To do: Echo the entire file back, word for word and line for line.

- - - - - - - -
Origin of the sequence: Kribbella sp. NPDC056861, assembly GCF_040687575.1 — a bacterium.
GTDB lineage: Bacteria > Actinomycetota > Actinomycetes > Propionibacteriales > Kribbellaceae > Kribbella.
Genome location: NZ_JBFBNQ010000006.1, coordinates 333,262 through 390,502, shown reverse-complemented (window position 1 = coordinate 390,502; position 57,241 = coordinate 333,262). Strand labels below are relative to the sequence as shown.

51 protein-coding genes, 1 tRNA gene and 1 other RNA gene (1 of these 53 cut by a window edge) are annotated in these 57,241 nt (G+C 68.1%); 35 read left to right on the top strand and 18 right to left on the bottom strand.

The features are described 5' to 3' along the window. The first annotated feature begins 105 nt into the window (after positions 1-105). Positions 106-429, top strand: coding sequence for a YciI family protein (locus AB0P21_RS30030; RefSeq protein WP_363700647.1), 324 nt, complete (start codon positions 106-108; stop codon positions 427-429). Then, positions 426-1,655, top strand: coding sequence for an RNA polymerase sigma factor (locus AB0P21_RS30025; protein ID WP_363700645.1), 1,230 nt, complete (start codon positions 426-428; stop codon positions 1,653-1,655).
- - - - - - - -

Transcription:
Origin of the sequence: Kribbella sp. NPDC056861, assembly GCF_040687575.1 — a bacterium.
GTDB lineage: Bacteria > Actinomycetota > Actinomycetes > Propionibacteriales > Kribbellaceae > Kribbella.
Genome location: NZ_JBFBNQ010000006.1, coordinates 333,262 through 390,502, shown reverse-complemented (window position 1 = coordinate 390,502; position 57,241 = coordinate 333,262). Strand labels below are relative to the sequence as shown.

51 protein-coding genes, 1 tRNA gene and 1 other RNA gene (1 of these 53 cut by a window edge) are annotated in these 57,241 nt (G+C 68.1%); 35 read left to right on the top strand and 18 right to left on the bottom strand.

The features are described 5' to 3' along the window. The first annotated feature begins 105 nt into the window (after positions 1-105). Positions 106-429, top strand: coding sequence for a YciI family protein (locus AB0P21_RS30030; RefSeq protein WP_363700647.1), 324 nt, complete (start codon positions 106-108; stop codon positions 427-429). Then, positions 426-1,655, top strand: coding sequence for an RNA polymerase sigma factor (locus AB0P21_RS30025; protein ID WP_363700645.1), 1,230 nt, complete (start codon positions 426-428; stop codon positions 1,653-1,655).